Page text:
• SCQF Level 5 REHIS Elementary Health and Safety Certificate

  • NOCN or CSkills Awards in Construction Health and Safety

  • any CSCS-approved alternative qualification

Skills required as a labourer

To succeed as a labourer, you require a mix of hard and soft skills. These skills are continually honed throughout your career. Expected labourer skills include:

Communication skills

Construction sites are busy and dangerous places, so good communication skills are key to succeeding in this environment. This allows you to get a clear understanding of your role on the site, inform your foreman or supervisor of your progress, explain any on-site problems and understand when the project requirements change. Both written and verbal communication are essential, with the latter often having more importance.

Computer skills

Not all labourer jobs require the use of a computer, but a basic understanding of computer technology is beneficial. This includes using certain equipment and machinery that have electronic consoles built into them. Having proficiency with computers also allows you to complete any administrative work.

Time management skills

Most construction projects operate on a tight schedule, so good time management skills are essential. Many labourers spend the whole day without direct supervision, either independently or as part of a group. To complete the project on time involves working effectively without having your work micro-managed at every stage.

Construction skills

Even if you have no hands-on experience, it helps to know how the construction industry works and how common tools, equipment and machinery are used. This allows you and your colleagues to work efficiently and safely. Labourers usually learn more on the job, but a basic understanding of construction principles is necessary for even entry-level roles.

Related: Hard skills vs. soft skills: definition and examples

How to become a labourer

If you think being a labourer is the right role for you, there are several steps to take. It's worth being prepared for the route to becoming a labourer so you can find a position more easily. Consider these seven steps to becoming a labourer:

1. Pass your CITB health, safety and environment test

Most construction jobs require you to hold a CSCS green card. One of the prerequisites for this is that you've successfully passed the CITB health, safety and environment test. The test costs £22, and you book it over the phone or online at the CITB website.

2. Pass one of the required qualifications for your CSCS green card

There are several routes to completing your CSCS green card application. Each route involves an approved health and safety qualification, for which you take the associated course. These courses can be found online.

3. Apply for a CSCS green card

Once you've passed your CITB test and one of the required additional qualifications, you can apply for your CSCS green card. These cards are valid for five years from the point of issue. You can't legally work in a labourer role without one, so holding a green card is critical.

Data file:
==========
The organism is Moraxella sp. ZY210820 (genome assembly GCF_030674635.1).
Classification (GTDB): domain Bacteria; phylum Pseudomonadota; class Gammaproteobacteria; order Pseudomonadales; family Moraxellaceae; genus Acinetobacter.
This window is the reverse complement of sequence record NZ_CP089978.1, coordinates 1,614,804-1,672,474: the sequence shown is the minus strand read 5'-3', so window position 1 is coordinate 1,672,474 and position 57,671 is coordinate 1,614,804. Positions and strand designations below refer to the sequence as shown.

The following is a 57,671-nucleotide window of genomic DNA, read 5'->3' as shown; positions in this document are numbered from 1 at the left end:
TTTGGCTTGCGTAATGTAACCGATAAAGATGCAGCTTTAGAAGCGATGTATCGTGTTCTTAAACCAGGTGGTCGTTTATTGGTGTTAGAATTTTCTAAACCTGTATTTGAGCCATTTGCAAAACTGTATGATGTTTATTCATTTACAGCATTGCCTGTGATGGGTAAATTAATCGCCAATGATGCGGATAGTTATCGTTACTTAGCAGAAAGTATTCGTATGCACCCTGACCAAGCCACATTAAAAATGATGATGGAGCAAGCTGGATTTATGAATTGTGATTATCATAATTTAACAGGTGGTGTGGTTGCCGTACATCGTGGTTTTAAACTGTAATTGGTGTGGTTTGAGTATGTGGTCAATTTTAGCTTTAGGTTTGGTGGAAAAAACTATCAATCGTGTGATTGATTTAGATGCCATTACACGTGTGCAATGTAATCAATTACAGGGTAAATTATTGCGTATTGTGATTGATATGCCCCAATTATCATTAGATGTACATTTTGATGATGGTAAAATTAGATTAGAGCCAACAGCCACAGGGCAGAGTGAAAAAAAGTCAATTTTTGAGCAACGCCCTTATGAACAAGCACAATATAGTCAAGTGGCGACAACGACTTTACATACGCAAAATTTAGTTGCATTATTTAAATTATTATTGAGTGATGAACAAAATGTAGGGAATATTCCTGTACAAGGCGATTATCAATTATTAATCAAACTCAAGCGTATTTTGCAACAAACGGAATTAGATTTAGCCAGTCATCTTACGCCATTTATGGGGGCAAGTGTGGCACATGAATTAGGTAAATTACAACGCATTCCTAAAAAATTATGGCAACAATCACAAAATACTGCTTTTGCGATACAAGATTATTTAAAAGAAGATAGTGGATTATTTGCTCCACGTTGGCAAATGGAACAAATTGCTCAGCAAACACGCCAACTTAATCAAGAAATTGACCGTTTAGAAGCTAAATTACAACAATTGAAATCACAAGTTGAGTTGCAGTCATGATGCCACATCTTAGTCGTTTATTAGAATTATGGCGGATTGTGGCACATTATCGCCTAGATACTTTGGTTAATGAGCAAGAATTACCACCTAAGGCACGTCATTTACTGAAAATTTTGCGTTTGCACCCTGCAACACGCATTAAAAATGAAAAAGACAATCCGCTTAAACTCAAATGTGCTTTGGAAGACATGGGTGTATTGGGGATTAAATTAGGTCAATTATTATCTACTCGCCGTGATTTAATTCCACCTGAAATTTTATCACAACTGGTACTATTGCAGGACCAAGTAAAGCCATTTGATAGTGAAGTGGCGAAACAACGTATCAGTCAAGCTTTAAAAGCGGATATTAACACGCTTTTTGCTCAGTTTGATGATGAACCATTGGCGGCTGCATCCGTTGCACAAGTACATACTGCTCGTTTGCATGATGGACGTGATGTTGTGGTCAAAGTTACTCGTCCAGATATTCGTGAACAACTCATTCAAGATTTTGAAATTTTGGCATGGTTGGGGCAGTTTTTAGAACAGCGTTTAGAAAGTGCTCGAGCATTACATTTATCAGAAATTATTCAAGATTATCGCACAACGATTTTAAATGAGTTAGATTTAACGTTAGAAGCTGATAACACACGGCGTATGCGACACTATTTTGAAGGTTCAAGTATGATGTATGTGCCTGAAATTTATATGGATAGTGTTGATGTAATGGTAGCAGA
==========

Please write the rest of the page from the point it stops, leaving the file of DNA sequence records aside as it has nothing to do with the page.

4. Search for open positions

There are several ways to search for labourer positions. Many labourers choose to join an agency to find support while job seeking. If you're new to the industry, limit your searches to entry-level positions or those that offer on-the-job training.

5. Apply for a labourer position

Once you've found a labourer job that seems right for you, submit your CV, a cover letter and any evidence of the qualifications listed in the job listing. Be sure to highlight any experience you have in the industry towards the top of your cover letter and CV, as this is the first thing a prospective employer sees. Ensure that you also fulfil any additional requirements.

Related: How to write a labourer CV (with tips)

6. Prepare for interviews

Begin preparing for an interview as soon as you secure one. Not only does this prepare you for future interviews, but labourer jobs are typically filled on short notice. Your first interview might be over the phone or via video conferencing, so be sure you know as much as you can about the company and the project.

Related: 7 different types of interview questions (with examples)

7. Gain experience

Many labourer jobs in the construction industry offer an opportunity to learn on the job and build up experience. Others prefer candidates that have already received on-site training elsewhere or who can demonstrate a minimum level of experience in the trade. The more experience you have, the more jobs you can apply for.

Please note that none of the companies, institutions or organisations mentioned in this article are affiliated with Indeed.

Salary figures reflect data listed on Indeed Salaries at time of writing. Salaries‌ ‌may‌ ‌‌vary‌‌ ‌depending‌ ‌on‌ ‌the‌ ‌hiring‌ ‌organisation‌ ‌and‌ ‌a‌ ‌candidate's‌ ‌experience,‌ ‌academic‌ background‌ ‌and‌ ‌location.‌

Explore more articles